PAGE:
Executive Summary: Providing for the Common Defense: What 10 Years of Progress Would Look Like

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Executive Summary: Providing for the Common Defense: What 10 Years of Progress Would Look Like

February 19, 2008 3 min read Download Report

Authors: Baker Spring, James Carafano and Mackenzie Eaglen

If the President and Congress make the right decisions over the next 10 years, America will have the optimal military to keep the nation safe, free, and prosperous while responding to the emerging national security challenges of the 21st century. Achieving the ideal mix of U.S. military forces will require building a robust complement of capabilities for the spectrum of missions the armed forces will face, ensuring adequate funding for ongoing opera­tions, maintaining a trained and ready all-volunteer force, preparing for the future, and fundamentally reforming manpower and procurement policies.

To realize these goals, both the President and Congress must commit to a program that addresses the most pressing priorities: preparing, fielding, and sustaining the force.

Preparing the Force. To field the right force for the future, the Pentagon must change how it man­ages manpower costs and how it acquires goods and services.

The success of the all-volunteer military depends on a well-designed compensation package that attracts highly qualified people to military service. Above all, the compensation should be flexible and should favor cash and defined-contribution plans for health care and retirement. With the private sec­tor conducting most scientific research and devel­opment, the Defense Department will need to become more adept at leveraging the private sector's capacity to provide the military with cutting-edge technology.

Fielding the Force. Rebalancing the defense budget and establishing the appropriate mix of mil­itary capabilities will remain great challenges in the years ahead.

The armed forces must prepare for the future without the luxury of focusing their preparations on a single enemy or particular type of conflict. Thus, while the U.S. needs to continue modernizing its conventional military capabilities to deter and, if necessary, fight and win against state-based actors, it also needs to build a force that can deal with a myr­iad of other challenges. These challenges range from defeating terrorist networks to preventing the acquisition or use of weapons of mass destruction to preventing failed states.
To balance its defense portfolio more effectively, the U.S. must also invest in its strategic forces:

  • Missile Defense. The U.S. should build a bal­anced system by concentrating on fielding additional interceptors at sea, in the air, and in space.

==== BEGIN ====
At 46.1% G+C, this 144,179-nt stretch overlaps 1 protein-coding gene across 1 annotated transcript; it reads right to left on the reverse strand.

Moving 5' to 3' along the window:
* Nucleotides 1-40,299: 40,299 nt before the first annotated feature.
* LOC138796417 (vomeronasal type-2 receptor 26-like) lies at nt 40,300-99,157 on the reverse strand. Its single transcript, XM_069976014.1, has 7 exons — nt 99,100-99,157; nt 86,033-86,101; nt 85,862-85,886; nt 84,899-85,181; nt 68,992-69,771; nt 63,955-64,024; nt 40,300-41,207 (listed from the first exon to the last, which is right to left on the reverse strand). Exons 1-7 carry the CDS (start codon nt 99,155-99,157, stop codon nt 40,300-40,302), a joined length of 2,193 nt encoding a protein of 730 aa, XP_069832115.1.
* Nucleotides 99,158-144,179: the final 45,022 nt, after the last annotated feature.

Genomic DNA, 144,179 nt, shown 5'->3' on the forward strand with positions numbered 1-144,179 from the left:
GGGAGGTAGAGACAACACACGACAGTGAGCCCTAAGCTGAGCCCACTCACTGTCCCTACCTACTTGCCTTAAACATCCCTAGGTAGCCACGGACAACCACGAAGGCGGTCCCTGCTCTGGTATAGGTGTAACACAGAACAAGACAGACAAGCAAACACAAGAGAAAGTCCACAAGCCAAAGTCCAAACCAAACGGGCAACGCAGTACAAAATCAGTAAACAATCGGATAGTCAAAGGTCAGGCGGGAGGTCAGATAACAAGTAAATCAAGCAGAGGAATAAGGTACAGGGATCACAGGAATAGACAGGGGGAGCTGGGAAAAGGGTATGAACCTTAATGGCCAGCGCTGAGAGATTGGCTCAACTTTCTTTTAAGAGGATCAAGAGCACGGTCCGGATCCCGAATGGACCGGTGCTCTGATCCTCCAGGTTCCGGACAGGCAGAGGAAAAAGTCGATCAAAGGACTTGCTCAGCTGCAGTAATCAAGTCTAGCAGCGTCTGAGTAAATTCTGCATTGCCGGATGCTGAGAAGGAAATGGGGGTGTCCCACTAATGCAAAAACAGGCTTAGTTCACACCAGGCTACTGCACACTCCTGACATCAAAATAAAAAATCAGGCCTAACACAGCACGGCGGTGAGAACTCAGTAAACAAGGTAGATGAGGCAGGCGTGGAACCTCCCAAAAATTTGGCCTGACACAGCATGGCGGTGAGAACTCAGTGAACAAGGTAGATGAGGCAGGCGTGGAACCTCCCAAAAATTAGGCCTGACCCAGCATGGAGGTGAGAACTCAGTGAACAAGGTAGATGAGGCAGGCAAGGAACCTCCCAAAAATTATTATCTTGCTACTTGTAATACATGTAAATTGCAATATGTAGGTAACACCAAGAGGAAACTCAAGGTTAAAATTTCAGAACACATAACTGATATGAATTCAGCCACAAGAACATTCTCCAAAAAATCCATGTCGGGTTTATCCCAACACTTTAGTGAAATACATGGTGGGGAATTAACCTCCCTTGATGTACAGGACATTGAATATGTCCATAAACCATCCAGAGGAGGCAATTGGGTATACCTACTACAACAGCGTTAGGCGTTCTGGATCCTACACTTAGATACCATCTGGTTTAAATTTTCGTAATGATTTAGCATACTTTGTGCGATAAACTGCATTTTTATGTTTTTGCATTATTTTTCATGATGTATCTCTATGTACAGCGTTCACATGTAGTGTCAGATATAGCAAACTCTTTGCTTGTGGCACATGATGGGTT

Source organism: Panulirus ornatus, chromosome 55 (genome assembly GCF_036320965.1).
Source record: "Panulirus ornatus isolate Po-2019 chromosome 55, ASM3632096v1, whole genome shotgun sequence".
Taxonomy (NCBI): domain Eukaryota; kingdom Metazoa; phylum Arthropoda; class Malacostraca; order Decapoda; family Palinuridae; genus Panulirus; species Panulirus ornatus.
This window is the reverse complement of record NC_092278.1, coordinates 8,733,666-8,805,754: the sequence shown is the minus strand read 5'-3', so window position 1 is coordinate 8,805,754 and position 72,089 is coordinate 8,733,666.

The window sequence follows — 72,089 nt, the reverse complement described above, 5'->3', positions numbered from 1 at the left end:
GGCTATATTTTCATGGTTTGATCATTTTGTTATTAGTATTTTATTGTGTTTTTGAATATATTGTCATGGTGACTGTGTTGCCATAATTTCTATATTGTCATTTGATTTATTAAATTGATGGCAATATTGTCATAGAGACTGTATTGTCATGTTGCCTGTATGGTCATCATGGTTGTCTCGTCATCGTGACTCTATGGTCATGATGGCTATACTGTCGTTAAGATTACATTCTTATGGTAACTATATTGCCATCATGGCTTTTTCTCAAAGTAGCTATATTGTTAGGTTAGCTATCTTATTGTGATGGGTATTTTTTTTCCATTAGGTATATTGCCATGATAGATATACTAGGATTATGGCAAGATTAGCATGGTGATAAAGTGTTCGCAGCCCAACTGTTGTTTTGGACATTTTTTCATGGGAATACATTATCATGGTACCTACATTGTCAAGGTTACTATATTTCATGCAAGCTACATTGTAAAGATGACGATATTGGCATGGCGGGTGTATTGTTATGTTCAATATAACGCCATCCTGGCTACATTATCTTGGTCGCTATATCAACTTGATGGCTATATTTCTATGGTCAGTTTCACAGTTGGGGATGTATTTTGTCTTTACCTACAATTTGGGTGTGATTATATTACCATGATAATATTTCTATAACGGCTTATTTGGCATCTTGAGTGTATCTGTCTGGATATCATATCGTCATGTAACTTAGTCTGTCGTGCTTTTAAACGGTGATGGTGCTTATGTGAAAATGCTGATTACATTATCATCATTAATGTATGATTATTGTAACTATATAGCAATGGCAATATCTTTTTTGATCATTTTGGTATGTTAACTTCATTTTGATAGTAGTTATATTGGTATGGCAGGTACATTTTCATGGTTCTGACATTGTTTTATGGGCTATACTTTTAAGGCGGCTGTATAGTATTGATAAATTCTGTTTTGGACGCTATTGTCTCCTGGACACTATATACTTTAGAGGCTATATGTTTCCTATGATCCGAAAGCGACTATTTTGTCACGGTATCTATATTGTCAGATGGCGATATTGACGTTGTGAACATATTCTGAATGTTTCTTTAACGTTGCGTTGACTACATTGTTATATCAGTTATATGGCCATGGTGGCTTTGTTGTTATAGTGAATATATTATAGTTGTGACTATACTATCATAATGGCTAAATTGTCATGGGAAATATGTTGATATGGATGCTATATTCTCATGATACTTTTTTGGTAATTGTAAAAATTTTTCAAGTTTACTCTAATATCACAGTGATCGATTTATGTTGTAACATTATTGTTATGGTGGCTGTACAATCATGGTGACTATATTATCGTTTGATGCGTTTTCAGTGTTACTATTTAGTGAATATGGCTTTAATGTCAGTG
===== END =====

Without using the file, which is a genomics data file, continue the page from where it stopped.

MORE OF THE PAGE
• Space Capabilities. The U.S. should execute the President's 2006 Space Policy Directive by achiev­ing space situational awareness, fielding an oper­ationally responsive array of space systems, and developing capabilities to protect U.S. space assets and counter the exploitation of space by hostile forces.
  • Nuclear Forces. The U.S. should remedy the problem of nuclear weapon atrophy by design­ing, testing, building, and fielding a new genera­tion of nuclear weapons.

Finally, because the requirements of U.S. forces in the future will likely wax and wane, maintaining a healthy and robust Reserve Component is vital. Reserve Component forces should be updated and adapted to better fulfill the tasks of the 21st century: supporting homeland security activities, theater support operations, and post-conflict missions.

Sustaining the Force. To provide the resources for preparing and fielding the force that the nation needs, Congress must ensure that baseline defense spending is at 4 percent of gross domestic product for the next five to 10 years. This will require adopt­ing fiscally responsible policies in non-defense spending, which must include reforming entitle­ment spending.

Conclusion. Providing for the common defense is Washington's responsibility, and meeting that responsibility is an achievable goal. Congress and the next President need to make the right choices over the next 10 years to prepare, field, and sustain the all-volunteer force.

If America's leaders make the best decisions, the U.S. will continue to be defended by a military that is trained, equipped, and ready for the tasks of the 21st century. The American people should expect nothing less.

James Jay Carafano, Ph.D., is Assistant Director of the Kathryn and Shelby Cullom Davis Institute for International Studies and Senior Research Fellow for National Security and Homeland Security in the Douglas and Sarah Allison Center for Foreign Policy Studies at The Heritage Foundation. Baker Spring is F. M. Kirby Research Fellow and Mackenzie M. Eaglen is Senior Pol­icy Analyst for National Security in the Allison Center.


Baker Spring
Baker Spring

Former Kirby Research Fellow in National Security Policy

Jim Carafano
James Carafano

Vice President, Kathryn and Shelby Cullom Davis Institute

Mackenzie Eaglen
Mackenzie Eaglen

Senior Research Fellow